By Dan Auble, Open Secrets
February 25, 2021
The U.S. defense sector secured $30.6 billion in foreign arms sales from 2016 through 2018, gave $285 million in campaign contributions over the last two decades, and spent $2.5 billion on lobbying over the last two decades.
Defense companies spend millions every year lobbying politicians and donating to their campaigns. In the past two decades, their extensive network of lobbyists and donors have directed $285 million in campaign contributions and $2.5 billion in lobbying spending to influence defense policy. To further these goals they hired more than 200 lobbyists who have worked in the same government that regulates and decides funding for the industry.
Defense companies sell a variety of products and services around the world from missiles, rifles and personnel equipment to tanks, aircraft and complex electrical and computer systems. The industry’s political activity is dominated by the well known behemoths. Just 200 defense companies reported lobbying the federal government in 2020. The top five account for more than 50 percent of the industry’s lobbying and the top 15 spend 75 percent of the lobbying money. The five biggest spenders in 2020 — Lockheed Martin, Boeing, Northrop Grumman, Raytheon Technologies and General Dynamics — spent $60 million altogether.
The defense industry’s business prospects are tightly controlled and in many ways entirely decided by official decisions made in Congress and the Pentagon in a way that other industries don’t have to contend with. Despite those restrictions, business is undeniably good both at home and abroad. Foreign sales delivered an average of $12 billion worth of arms per year between 2016 and 2018, according to Security Assistance Monitor data analyzed by the Center for Responsive Politics.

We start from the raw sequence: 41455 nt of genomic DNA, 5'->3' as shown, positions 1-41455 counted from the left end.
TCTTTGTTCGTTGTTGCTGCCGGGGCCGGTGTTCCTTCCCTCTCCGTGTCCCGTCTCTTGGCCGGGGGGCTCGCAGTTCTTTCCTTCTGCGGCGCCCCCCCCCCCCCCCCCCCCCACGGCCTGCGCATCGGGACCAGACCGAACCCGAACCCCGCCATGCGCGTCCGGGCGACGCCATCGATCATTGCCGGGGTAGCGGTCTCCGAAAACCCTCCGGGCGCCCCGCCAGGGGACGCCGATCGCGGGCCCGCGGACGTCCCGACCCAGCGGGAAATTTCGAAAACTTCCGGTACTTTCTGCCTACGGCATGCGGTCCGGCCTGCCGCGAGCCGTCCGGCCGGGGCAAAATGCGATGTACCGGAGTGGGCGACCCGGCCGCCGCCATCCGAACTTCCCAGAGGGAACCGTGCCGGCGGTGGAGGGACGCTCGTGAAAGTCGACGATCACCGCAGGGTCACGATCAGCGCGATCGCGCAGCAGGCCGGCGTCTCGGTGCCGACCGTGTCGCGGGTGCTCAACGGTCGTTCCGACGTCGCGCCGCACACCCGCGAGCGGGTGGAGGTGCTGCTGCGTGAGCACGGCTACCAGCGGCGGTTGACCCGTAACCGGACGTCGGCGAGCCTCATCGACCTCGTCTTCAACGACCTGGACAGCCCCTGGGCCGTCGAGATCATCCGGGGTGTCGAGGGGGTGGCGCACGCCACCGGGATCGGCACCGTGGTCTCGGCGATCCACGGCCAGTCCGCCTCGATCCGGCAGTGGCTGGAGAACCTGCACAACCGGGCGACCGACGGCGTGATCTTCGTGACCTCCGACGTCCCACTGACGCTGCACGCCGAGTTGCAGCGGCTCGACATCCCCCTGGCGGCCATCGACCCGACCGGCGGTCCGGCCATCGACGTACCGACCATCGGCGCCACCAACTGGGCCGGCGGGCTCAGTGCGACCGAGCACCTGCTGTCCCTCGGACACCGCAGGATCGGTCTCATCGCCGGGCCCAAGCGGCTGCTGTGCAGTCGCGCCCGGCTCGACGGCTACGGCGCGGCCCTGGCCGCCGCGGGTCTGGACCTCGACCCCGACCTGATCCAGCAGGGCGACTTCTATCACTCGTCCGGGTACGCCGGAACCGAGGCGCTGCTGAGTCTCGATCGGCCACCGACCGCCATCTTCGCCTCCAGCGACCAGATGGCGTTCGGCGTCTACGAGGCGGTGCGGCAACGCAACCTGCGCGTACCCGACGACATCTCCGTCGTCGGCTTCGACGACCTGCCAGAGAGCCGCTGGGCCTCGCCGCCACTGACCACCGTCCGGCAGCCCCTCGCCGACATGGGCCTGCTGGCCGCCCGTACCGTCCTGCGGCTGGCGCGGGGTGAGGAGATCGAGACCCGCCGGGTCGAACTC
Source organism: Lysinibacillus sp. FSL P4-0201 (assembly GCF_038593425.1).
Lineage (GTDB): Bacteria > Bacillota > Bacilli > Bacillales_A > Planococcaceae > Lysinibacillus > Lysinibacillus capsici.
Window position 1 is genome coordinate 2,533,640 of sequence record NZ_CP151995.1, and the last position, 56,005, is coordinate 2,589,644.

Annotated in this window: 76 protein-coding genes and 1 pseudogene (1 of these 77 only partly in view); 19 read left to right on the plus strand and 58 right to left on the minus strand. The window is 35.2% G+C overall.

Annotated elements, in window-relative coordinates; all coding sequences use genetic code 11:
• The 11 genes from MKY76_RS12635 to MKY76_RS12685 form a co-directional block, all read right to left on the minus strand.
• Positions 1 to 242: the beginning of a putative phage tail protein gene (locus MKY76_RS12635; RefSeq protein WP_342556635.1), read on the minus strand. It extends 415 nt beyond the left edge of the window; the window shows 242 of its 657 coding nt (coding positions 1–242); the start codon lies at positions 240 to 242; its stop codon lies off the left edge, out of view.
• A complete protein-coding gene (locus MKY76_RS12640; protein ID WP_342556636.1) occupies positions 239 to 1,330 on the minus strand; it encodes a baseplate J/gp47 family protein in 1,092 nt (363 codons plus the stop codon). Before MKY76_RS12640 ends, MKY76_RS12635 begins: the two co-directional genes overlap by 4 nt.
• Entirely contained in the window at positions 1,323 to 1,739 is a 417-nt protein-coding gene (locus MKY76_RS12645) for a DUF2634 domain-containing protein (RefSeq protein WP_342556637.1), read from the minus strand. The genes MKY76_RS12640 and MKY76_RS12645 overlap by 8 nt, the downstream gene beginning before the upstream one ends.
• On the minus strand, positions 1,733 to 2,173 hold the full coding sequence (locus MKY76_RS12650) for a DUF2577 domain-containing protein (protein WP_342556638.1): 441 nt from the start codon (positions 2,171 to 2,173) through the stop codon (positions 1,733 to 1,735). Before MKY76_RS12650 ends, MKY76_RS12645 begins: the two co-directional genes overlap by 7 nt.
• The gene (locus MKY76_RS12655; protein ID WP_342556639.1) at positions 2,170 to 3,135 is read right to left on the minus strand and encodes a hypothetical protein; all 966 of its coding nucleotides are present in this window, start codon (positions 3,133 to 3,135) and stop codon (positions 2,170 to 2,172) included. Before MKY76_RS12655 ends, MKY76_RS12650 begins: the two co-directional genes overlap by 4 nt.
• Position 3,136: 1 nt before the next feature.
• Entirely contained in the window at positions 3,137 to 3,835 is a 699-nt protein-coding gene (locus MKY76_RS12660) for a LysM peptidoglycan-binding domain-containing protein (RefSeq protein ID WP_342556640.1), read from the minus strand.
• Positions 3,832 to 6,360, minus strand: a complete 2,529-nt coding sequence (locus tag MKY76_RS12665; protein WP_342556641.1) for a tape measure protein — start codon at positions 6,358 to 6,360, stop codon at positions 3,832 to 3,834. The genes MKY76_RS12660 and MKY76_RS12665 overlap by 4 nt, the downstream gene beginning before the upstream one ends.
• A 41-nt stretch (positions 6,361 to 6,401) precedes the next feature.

That’s on top of a sizable portion of the $740 billion Pentagon budget spent on weapons for use by the U.S. military. When it comes time for Congress to decide funding levels for a Pentagon that spends nearly three times as much as any other military in the world, arms manufacturers and military support sellers have an extensive network of lobbyists and former government employees pushing their business interests to members of Congress who have taken contributions from them and also often have constituents employed by them.
While it is well known that the U.S. spends enormous sums to keep the most powerful military in history humming, many may be unaware that a major part of the industry’s business model is selling arms to other countries with the blessing of the U.S. Congress and State Department. Often those arms are developed using taxpayer money. Over the last year, American defense firms struck deals to sell $175 billion worth of weapons, including $23 billion worth of F35 fighters and drones to the United Arab Emirates, and multi-billion dollar sales to Taiwan and Saudi Arabia.